Kahneman and Tversky’s efforts quickly spread to many other areas including economics and health care. Daniel Kahneman was recognized with the 2002 Nobel Prize in Economics (Amos Tversky passed away in 1996) and this year’s Economics Prize was given to Richard Thaler, one of the earliest practitioners to apply this work to the field of economics. Both Daniel Kahneman and Richard Thaler have written books on their efforts, targeted to the general public. As part of that general public, I read the books cover to cover. Kahneman’s book is called Thinking Fast and Slow (Farrar, Straus and Giroux s – 2011) and Thaler’s book with Cass Sunstein is titled Nudge (Yale University Press – 2008). Both books are best-sellers. There’s also a new book by Michael Lewis about Tversky and Kahneman’s careers together: The Undoing Project (W.W. Norton – 2017). I searched all three books for direct references to climate change. Thaler and Sunstein’s book has a small chapter on environmental issues that I will summarize toward the end of the blog. Lewis’ book doesn’t have a searchable index and it’s been a few months since I read the book so it is difficult to tell specifics. Kahneman’s book has a searchable index but I didn’t find any directly relevant references there either.
I was fortunate to come across the transcript of a talk that Daniel Kahneman gave on April 18, 2017 to the Council on Foreign Relations. The meeting was presided over by Alan Murray, Chief Content Officer at Time magazine. At the conclusion of his talk Kahneman agreed to answer questions from the audience. Two of the questions directly referred to climate change:
Q: Hi. I’m Jack Rosenthal, retired from The New York Times. I wonder if you’d be willing to talk a bit about the undoing idea and whether it’s relevant in the extreme to things like climate denial.
KAHNEMAN: Well, I mean, the undoing idea, the Undoing Project, was something that I—well, it’s the name of a book that Michael Lewis wrote about Amos Tversky and me. But it originally was a project that I engaged in primarily. I’m trying to think about how do people construct alternatives to reality.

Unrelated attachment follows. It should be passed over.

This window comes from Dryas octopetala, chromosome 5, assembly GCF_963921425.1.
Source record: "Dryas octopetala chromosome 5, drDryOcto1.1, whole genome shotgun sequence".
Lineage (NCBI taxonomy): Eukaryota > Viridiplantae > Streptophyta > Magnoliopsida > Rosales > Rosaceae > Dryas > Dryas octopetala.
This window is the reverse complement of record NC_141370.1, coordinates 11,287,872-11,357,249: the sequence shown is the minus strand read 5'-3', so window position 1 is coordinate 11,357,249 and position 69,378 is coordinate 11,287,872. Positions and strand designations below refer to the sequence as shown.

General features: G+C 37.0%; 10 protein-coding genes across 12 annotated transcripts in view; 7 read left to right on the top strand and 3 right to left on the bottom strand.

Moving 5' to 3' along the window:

And my particular, my interest in this was prompted by tragedy in my family. A nephew in the Israeli air force was killed. And I was very struck by the fact that people kept saying “if only.” And that—and that “if only” has rules to it. We don’t just complete “if only” in any—every which way. There are certain things that you use. So I was interested in counterfactuals. And this is the Undoing Project. Climate denial, I think, is not necessarily related to the Undoing Project. It’s very powerful, clearly. You know, the anchors of the psychology of climate denial is elementary. It’s very basic. And it’s going to be extremely difficult to overcome.
MURRAY: When you say it’s elementary, can you elaborate a little bit?
KAHNEMAN: Well, the whether people believe or do not believe is one issue. And people believe in climate and climate change or don’t believe in climate change not because of the scientific evidence. And we really ought to get rid of the idea that scientific evidence has much to do with people’s beliefs.
MURRAY: Is that a general comment, or in the case of climate?
KAHNEMAN: Yeah, it’s a general comment.
KAHNEMAN: I think it’s a general comment. I mean, there is—the correlation between attitude to gay marriage and belief in climate change is just too high to be explained by, you know.
KAHNEMAN: —by science. So clearly—and clearly what is people’s beliefs about climate change and about other things are primarily determined by socialization. They’re determined—we believe in things that people that we trust and love believe in. And that, by the way, is certainly true of my belief in climate change. I believe in climate change because I believe that, you know, if the National Academy says there’s climate change, but…
MURRAY: They’re your people.
KAHNEMAN: They’re my people.